Continuing Education Symposium: The Future of Housing

Thursday, 21 SEPT 2017
Charter Hall at the City Market Building
32 Market Square SE, Roanoke, VA 24011

AIA Blue Ridge is pleased to present our fall education symposium: The Future of Housing – Energy Efficiency, Affordability, and Beyond.  We invite members of the architecture, engineering, and construction industry, as well as allied organizations, community groups, government officials, and anyone interested in learning more about trends in sustainable, affordable housing, to participate.  The day’s events will include a number of presentations from industry leaders, panel discussions designed to facilitate conversation and sharing of ideas, and opportunities for networking with colleagues and trade vendors.  Attendees can earn up to (8) continuing education units (HSW), and lunch and happy hour hors d’oeuvres are included in the ticket price.

Schedule

8:30 – Registration

8:50 – Welcome

9:00 – Presentation // Building Assemblies: Insulation and Moisture Management // (1 HSW)

Presenter: Michael Ermann, Professor of Architecture, Virginia Tech

In most climate zones, a tight envelope is a key element in the design and construction of energy efficient housing. However, a tight envelope can lead to serious problems if water vapor is trapped within the assembly of materials. In this presentation, we explore the importance of understanding perm ratings, thermal bridging, insulation, air sealing materials and applications for high performance envelope design.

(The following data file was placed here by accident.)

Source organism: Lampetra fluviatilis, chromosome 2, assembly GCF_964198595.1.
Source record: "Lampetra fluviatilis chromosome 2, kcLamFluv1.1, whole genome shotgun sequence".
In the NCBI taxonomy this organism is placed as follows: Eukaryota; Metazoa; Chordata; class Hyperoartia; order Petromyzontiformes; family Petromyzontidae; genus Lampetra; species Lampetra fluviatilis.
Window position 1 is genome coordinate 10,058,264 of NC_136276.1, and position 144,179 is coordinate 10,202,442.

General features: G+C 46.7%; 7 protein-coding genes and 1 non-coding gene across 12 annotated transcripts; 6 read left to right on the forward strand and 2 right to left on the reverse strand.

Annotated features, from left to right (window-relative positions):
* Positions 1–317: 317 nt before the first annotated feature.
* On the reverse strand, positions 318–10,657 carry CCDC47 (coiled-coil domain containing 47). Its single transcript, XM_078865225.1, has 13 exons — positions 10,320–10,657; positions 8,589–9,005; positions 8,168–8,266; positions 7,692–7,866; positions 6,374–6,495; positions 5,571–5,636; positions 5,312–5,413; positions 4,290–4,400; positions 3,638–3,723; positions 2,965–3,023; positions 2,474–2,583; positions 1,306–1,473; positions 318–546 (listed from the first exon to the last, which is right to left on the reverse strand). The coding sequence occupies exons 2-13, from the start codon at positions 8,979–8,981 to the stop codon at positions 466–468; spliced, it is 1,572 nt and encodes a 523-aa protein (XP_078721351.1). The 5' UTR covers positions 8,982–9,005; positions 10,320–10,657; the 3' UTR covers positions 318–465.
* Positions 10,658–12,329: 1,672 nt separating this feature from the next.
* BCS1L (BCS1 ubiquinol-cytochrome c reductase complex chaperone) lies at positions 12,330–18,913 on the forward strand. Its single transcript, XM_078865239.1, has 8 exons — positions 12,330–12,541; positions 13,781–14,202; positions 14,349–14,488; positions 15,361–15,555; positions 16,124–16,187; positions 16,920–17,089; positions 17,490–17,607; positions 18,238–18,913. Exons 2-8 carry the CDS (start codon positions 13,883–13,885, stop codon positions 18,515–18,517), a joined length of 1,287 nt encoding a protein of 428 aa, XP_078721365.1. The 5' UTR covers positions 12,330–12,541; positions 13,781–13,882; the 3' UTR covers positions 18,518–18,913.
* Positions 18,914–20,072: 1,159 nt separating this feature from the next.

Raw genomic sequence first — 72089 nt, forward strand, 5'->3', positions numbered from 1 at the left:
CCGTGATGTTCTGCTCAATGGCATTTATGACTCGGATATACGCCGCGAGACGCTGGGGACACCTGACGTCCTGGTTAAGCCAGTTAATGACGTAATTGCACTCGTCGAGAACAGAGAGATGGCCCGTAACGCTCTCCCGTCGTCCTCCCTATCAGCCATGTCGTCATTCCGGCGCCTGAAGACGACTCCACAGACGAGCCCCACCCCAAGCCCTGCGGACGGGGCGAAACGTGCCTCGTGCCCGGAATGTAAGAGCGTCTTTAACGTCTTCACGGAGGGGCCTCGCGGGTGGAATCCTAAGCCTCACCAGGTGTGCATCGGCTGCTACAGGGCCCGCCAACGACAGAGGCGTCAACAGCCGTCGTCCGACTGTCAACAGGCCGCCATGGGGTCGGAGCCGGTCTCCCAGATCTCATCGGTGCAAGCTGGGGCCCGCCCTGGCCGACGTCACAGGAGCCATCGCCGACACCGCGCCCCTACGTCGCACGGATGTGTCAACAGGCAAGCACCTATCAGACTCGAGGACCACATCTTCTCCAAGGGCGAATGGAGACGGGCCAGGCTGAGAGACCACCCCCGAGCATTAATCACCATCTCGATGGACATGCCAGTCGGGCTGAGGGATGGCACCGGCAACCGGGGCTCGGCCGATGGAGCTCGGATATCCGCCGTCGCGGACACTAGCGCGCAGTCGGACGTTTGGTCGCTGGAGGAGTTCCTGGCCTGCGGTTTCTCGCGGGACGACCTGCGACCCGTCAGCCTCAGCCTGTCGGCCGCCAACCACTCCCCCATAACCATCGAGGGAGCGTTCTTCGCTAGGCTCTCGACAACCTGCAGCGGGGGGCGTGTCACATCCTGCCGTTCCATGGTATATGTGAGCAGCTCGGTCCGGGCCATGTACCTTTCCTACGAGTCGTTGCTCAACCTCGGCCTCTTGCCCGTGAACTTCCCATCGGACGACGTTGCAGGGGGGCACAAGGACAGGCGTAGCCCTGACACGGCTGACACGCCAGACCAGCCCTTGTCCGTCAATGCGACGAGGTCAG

10:00 – Presentation // Ventilation, Heating and Cooling for Tight Building Envelopes // (1 HSW)

Presenter: Galen Staengl, Principal, Staengl Engineering

Heating, Ventilation and Air Conditioning loads are greatly reduced in well insulated buildings with low levels of air infiltration. The tradeoff for buildings with tight envelopes is the need for continuous mechanical ventilation to remove excess moisture and to ensure good indoor air quality. In this presentation, we focus on the key concerns and best practices for HVAC design in high performance buildings.

11:00 – Panel Discussion // Residential High Performance Building Design, Construction and Use // (1 HSW)

Moderator: Monica Rokicki, Principal/Owner, Better Building Works

Panelists: Michael Ermann, Professor of Architecture, Virginia Tech, Galen Staengl, Principal, Staengl Engineering

This panel discussion provides an opportunity for attendees to engage in a conversation focused on the critical integration of tight building envelopes with high performance HVAC design.

12:00 – Lunch, with remarks from VA Delegate Sam Rasoul

1:00 – Presentation // Planning and Urban Design: A Broader Perspective on Affordability and Energy Efficiency // (1 HSW)

Presenter: Tom Low, Director, Civic by Design

Even the most energy efficient buildings can still significantly contribute to resource depletion and carbon emissions if they exist within a planning context that demands the use of highly inefficient personal automobiles. The legacy of single-use Euclidian zoning is a barrier to greater overall efficiency in our lives. In this session we learn how Civic by Design is working to “elevate the quality of our built environment” with strategies for “Sprawl Repair” and “Urban Triage.”